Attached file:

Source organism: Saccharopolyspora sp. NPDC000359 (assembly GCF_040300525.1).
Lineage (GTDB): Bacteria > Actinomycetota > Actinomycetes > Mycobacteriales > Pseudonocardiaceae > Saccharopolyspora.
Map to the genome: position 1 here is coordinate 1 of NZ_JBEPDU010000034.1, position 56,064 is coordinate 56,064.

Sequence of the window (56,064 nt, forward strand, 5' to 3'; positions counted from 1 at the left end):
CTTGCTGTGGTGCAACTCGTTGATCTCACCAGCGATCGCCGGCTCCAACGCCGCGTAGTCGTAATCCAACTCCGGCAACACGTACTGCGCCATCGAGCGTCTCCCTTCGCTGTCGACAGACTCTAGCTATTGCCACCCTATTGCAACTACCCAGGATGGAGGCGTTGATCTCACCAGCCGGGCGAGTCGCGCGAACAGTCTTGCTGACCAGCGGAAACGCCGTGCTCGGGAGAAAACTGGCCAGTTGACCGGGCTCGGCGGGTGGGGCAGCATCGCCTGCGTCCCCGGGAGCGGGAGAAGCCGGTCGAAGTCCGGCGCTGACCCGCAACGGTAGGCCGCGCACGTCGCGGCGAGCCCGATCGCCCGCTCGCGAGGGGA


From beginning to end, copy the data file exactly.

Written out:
Source organism: Saccharopolyspora sp. NPDC000359 (assembly GCF_040300525.1).
Lineage (GTDB): Bacteria > Actinomycetota > Actinomycetes > Mycobacteriales > Pseudonocardiaceae > Saccharopolyspora.
Map to the genome: position 1 here is coordinate 1 of NZ_JBEPDU010000034.1, position 56,064 is coordinate 56,064.

Sequence of the window (56,064 nt, forward strand, 5' to 3'; positions counted from 1 at the left end):
CTTGCTGTGGTGCAACTCGTTGATCTCACCAGCGATCGCCGGCTCCAACGCCGCGTAGTCGTAATCCAACTCCGGCAACACGTACTGCGCCATCGAGCGTCTCCCTTCGCTGTCGACAGACTCTAGCTATTGCCACCCTATTGCAACTACCCAGGATGGAGGCGTTGATCTCACCAGCCGGGCGAGTCGCGCGAACAGTCTTGCTGACCAGCGGAAACGCCGTGCTCGGGAGAAAACTGGCCAGTTGACCGGGCTCGGCGGGTGGGGCAGCATCGCCTGCGTCCCCGGGAGCGGGAGAAGCCGGTCGAAGTCCGGCGCTGACCCGCAACGGTAGGCCGCGCACGTCGCGGCGAGCCCGATCGCCCGCTCGCGAGGGGA